When it comes to pre-draft evaluation, everyone has film. Everyone has heights and weights and 40 times and three-cone drills results. But not everyone knows the story behind the story.
Tony Karcich does. That’s why several different NFL teams called the legendary football coach at St. Joseph’s Regional High in Montvale, N.J., before the draft to ask about cornerback Devin McCourty. What kind of kid is he? Who were his friends? What kind of grades did he get?
Karcich told them all the same story: Last fall, the morning after a Thursday night victory for Rutgers, Devin McCourty got in his car and drove almost two hours from Rutgers to Bergen County to the funeral of a former teacher, limping up to the church at 9:30 in the morning to pay his respects before hustling back to campus.
“I’ll say this — I’ve been doing this for 25 years here at St. Joe’s and for nine years before that at another school,” Karcich said. “And I would put Devin — and, for that matter, his brother Jason — in my top five all-time in terms of people with character. Just outstanding individuals. Both of them. More mature than their age.”
Most of the time, first-round picks in the NFL are ticketed for stardom as early as grade school. Not Devin McCourty. McCourty and his twin brother Jason — also a former star at Rutgers who is now a defensive back with the Titans — certainly didn’t look like they had pro football in the future when they were high school freshmen.
“From the moment I met them, when they were 5-foot-6, 114 pounds as freshman — you would have never thought they’d be in the NFL,” Karcich said.
That was before Karcich knew about the support system the twins had in place at home. They weren’t the biggest guys on the team, but you could say the McCourty twins were made of sterner stuff.
“Their Mom is amazing,” Karcich said. “They lost their father at an early age, and they just always came to school looking so well-groomed. They always had a clean pastel button-down shirt with the tie knotted all the way to the top. Just great, great, great kids. And I attribute that primarily to their mother.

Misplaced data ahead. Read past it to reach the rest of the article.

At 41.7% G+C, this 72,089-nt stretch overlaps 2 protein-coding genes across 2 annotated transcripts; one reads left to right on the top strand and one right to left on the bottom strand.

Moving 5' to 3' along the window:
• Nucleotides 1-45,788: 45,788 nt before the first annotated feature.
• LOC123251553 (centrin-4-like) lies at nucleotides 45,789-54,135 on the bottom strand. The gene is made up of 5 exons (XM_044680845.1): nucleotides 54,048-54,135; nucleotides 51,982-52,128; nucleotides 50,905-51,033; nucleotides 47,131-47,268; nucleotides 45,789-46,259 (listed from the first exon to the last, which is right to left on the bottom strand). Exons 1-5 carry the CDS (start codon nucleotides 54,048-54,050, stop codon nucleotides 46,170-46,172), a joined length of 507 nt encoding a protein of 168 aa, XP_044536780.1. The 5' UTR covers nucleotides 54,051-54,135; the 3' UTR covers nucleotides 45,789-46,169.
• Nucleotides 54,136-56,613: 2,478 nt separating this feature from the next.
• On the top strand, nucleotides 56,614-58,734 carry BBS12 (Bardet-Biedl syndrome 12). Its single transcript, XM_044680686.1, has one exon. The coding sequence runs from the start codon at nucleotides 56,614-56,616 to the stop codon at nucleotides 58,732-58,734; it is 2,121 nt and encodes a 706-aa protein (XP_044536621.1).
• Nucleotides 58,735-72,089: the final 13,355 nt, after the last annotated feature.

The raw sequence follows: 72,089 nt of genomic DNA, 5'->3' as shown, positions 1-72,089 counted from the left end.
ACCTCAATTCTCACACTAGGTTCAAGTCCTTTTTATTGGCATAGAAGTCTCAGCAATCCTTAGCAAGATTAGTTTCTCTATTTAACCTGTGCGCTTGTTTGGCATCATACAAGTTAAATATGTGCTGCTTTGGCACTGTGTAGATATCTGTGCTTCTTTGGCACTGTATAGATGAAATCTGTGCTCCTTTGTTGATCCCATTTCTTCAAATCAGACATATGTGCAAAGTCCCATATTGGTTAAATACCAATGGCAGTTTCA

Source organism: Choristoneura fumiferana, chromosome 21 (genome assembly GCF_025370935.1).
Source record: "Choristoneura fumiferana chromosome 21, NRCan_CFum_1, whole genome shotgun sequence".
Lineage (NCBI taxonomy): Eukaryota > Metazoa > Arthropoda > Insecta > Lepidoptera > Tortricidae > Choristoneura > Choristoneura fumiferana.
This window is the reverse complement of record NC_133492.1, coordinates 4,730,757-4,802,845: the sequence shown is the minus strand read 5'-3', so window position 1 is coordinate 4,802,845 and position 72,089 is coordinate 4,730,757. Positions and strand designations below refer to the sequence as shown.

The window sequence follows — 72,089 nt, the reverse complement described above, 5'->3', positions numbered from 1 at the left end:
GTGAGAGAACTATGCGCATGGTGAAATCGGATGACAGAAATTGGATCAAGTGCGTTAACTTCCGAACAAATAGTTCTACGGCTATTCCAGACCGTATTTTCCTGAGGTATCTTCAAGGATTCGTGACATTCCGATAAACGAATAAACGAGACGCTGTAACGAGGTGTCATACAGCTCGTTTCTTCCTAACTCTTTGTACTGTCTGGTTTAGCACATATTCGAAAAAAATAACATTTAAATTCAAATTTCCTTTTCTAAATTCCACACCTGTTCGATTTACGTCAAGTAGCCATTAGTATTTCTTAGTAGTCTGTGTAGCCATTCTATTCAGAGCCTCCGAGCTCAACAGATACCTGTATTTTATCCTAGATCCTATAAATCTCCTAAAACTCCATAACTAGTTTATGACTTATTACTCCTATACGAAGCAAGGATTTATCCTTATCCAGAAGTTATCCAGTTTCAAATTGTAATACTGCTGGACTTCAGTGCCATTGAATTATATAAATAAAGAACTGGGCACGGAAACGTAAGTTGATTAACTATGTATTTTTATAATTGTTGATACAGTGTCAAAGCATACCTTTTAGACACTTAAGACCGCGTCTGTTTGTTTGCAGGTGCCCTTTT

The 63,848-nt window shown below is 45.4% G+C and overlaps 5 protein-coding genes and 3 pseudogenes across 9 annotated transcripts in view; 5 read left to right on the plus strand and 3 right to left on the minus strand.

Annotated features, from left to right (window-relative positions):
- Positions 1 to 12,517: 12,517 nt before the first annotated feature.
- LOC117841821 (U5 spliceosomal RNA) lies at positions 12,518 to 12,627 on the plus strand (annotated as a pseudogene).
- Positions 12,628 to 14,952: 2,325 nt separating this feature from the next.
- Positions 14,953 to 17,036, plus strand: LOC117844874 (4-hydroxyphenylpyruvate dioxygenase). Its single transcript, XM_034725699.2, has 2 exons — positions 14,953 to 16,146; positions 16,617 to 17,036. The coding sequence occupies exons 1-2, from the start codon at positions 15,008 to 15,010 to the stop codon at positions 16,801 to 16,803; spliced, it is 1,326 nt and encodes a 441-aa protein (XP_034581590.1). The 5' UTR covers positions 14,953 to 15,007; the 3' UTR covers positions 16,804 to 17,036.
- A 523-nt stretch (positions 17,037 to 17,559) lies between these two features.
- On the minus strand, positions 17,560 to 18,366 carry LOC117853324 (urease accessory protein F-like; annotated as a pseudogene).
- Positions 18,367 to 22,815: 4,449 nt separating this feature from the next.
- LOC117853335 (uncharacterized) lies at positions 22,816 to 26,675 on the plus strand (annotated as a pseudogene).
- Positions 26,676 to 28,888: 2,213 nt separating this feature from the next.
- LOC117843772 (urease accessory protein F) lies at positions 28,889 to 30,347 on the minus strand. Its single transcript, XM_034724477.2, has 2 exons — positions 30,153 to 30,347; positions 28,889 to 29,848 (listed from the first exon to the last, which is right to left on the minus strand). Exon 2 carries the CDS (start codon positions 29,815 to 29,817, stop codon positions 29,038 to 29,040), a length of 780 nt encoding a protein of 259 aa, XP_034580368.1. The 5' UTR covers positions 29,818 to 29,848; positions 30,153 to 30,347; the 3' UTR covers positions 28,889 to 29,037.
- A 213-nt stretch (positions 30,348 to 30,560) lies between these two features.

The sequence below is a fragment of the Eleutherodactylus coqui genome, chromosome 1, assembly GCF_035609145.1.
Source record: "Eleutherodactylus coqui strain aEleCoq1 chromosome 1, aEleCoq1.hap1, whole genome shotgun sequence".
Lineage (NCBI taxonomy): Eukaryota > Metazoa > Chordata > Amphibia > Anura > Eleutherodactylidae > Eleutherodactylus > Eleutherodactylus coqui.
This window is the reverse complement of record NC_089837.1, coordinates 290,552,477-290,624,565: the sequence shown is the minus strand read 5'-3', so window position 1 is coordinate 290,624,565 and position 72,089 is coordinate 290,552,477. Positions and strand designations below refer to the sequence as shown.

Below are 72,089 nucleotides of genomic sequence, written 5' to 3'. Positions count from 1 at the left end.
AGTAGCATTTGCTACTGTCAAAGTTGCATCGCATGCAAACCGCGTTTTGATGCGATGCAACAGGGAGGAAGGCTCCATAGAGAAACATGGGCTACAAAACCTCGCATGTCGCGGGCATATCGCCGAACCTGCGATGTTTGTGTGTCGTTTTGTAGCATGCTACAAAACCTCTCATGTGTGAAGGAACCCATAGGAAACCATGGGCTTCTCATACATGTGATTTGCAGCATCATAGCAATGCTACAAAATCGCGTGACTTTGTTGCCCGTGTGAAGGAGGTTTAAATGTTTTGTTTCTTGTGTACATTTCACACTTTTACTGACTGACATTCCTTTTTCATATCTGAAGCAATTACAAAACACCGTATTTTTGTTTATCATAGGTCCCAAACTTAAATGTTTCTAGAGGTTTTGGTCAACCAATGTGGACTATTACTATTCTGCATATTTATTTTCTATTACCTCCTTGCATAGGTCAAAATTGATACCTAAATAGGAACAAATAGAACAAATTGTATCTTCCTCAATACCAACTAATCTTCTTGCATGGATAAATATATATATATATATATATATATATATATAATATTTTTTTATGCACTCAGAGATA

“She was on her own to raise them. She had an older son, too. She raised three boys, and she did a wonderful job. To me, they just stand for everything that is good in a student-athlete. They are role models. I can’t use enough superlatives to describe them.
“I really attribute that to his Mom. I wish I could take some credit for this, but I can’t. They were then what they are now. They were better people than athletes, if that’s possible, but then you start watching them play, and you’re just blown away.”
As a high schooler, the twins were paired together on the football field. Devin was the one who made an early impact.
“Devin was the first to make his mark on varsity as a sophomore. He got in his first game, and he started making defensive adjustments, and they were working,” Karcich recalled. “That’s the other thing — these kids are classroom smart, but they’re also football smart. They really understand the game. As a sophomore, he’s barking out defensive adjustments!”
But as their high school careers went on, Jason put a little distance between himself and his brother, thanks in large part to a hip injury Devin suffered as a senior, which limited his playing time. As a result, Jason had a bunch of scholarship offers, but Devin was looking at possibly facing a collegiate career at the 1-AA level.
“[Jason] had a chance to excel, while Devin got the short end of the stick not playing offense. A few schools, including Rutgers, BC and Maryland offered him scholarships, while Devin had nothing,” Karcich wondered. “I started to think, ‘Oh, no. The twins are going to be split up for the first time in their lives.’ Because of the injury, Devin didn’t have an opportunity to show that much.”
But it’s a good thing Greg Schiano has twins. Back in 2004, the Rutgers coach offered a scholarship to Jason. However, Karcich had to talk him into giving a scholarship to Devin as well. Karcich appealed to Schiano’s fatherly instincts.